AS Food Cranberry Creek Farm cow 2

The Pleasures on the Table from Cranberry Creek Farm

Words | Kevin Conroy

AS Food Cranberry Creek Farm cow 2Tucked away in Cresco, Cranberry Creek Farm produces cheeses from the milk of Normandy cows left free to graze in the woods and wild pastures. The French breed gives a rich milk perfect for cheesemaking.

The farm, run by Jeff Henry, is idyllic. Beginning with a single cow named Delilah, Jeff began making cheese in his kitchen, eventually expanding to a small herd and production facility. While other producers may buy all their milk, Jeffrey sees himself first as a farmer (others may see him first as a master cheesemaker.) He has recently added several American Alpine goats to the farm with the hope of making goat cheeses in the future.

The farm store on the property sells all his varieties, not the least of which is the masterpiece of a blue-veined cheese. With a savor and long finish that outweighs its European counterparts, there could be nothing finer than a good bottle of wine paired with this.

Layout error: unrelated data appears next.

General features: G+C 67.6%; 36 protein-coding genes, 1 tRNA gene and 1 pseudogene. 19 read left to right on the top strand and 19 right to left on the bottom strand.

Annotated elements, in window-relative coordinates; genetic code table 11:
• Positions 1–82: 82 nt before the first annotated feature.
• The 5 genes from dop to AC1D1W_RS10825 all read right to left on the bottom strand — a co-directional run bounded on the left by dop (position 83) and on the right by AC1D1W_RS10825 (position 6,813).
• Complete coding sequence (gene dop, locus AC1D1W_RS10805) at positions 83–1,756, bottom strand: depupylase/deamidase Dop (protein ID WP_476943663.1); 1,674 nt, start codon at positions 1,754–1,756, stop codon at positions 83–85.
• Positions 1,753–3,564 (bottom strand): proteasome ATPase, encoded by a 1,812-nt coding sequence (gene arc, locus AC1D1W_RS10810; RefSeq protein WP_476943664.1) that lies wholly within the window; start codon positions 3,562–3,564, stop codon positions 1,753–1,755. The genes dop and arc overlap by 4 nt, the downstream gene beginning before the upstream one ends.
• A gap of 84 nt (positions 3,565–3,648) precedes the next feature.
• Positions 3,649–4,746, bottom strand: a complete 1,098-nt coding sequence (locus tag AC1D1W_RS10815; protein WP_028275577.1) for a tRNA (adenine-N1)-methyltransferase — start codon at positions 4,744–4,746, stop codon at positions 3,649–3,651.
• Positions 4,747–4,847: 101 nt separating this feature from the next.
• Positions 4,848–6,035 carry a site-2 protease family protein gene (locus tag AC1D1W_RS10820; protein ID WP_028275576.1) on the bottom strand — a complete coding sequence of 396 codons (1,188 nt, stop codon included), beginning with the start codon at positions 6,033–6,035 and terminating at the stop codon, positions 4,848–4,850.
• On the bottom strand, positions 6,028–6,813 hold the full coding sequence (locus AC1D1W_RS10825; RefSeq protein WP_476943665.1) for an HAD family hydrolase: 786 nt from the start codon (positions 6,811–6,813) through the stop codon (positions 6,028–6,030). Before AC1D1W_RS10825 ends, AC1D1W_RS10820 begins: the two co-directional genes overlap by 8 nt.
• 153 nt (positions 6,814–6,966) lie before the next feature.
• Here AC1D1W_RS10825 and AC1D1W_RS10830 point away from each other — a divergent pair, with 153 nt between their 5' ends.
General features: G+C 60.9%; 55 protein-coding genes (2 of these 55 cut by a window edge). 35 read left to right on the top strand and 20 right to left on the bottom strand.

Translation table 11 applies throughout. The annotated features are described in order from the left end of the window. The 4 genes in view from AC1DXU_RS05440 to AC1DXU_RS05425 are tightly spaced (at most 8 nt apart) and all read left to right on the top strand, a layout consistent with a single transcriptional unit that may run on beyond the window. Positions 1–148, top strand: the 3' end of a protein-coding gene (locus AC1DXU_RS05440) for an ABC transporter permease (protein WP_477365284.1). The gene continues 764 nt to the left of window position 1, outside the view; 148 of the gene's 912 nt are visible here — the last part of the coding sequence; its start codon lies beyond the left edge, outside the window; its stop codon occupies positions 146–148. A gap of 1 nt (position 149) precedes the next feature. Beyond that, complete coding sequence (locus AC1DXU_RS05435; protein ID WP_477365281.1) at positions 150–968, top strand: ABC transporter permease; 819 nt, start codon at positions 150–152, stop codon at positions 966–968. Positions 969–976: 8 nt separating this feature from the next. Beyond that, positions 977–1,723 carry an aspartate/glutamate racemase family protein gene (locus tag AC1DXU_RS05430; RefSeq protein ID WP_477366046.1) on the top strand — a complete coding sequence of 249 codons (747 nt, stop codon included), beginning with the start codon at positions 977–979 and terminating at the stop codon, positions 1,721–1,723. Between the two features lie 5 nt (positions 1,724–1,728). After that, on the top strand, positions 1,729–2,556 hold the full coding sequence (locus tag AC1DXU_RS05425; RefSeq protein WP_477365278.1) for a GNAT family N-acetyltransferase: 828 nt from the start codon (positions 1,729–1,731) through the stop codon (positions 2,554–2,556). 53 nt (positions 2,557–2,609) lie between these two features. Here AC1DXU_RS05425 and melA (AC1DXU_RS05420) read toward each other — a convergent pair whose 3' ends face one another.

The aged Tomme, a cheese originated in the French Alps, defies imagination. The rind is exceptional, compounding and amplifying all the complexities of this star. Cranberry Creek Farm’s heavyweights are superior to the many imported cheeses available today.Food Cranberry Creek Farm cheese 2

Apart from a single weekend class in Vermont, Jeff is self-taught. There is distinction between his batches, not the commercial sameness found from manufacturers both domestic and abroad. He is not afraid to challenge tradition. This art is a labor of love, and Jeff works seven days a week, twelve hours a day to achieve it. Trying to market in urban areas already crowded with fromagers is a major frustration, but the reward of raising his children on a family farm tips the balance.

There is an intricacy to his craft. The soft-ripened Brie is cold-aged; other cheeses spend at least one year in the “cave,” a temperature-controlled room of wooden boards filled with cheeses in various stages of ripeness where massive wheels of Romano share space with classic cheddars. Off to one side are wax-coated Goudas, waiting like thoroughbreds before a race. Jeff’s latest passion won’t be ready for several months, yet he is already laying plans to build a smokehouse to finish some of the Goudas.

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